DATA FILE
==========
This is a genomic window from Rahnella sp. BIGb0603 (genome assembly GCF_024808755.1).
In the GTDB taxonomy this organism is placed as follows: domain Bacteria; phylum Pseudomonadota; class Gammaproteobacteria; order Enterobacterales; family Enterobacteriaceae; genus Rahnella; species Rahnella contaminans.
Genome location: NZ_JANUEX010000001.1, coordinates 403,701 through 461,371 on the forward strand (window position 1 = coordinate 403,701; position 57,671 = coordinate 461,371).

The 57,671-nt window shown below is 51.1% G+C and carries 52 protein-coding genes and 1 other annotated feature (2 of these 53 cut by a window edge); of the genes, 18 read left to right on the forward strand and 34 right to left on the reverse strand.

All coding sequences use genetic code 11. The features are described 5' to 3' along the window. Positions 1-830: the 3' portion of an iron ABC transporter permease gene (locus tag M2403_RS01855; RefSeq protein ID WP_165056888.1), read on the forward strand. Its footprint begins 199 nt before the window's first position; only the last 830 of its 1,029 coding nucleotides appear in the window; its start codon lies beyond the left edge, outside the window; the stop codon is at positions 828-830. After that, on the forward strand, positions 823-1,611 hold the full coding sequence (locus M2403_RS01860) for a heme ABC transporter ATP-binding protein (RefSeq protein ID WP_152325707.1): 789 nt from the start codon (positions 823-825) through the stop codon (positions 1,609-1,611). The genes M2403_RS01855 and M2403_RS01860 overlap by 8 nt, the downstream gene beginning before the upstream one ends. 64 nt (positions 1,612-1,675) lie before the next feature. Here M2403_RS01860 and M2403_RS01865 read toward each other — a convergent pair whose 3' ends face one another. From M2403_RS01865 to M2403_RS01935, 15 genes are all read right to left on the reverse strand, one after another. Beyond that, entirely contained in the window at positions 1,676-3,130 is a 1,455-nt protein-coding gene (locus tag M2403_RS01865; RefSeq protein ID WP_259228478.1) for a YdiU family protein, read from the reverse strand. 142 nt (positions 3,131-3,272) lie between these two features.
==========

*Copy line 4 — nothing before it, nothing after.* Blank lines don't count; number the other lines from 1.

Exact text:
The 57,671-nt window shown below is 51.1% G+C and carries 52 protein-coding genes and 1 other annotated feature (2 of these 53 cut by a window edge); of the genes, 18 read left to right on the forward strand and 34 right to left on the reverse strand.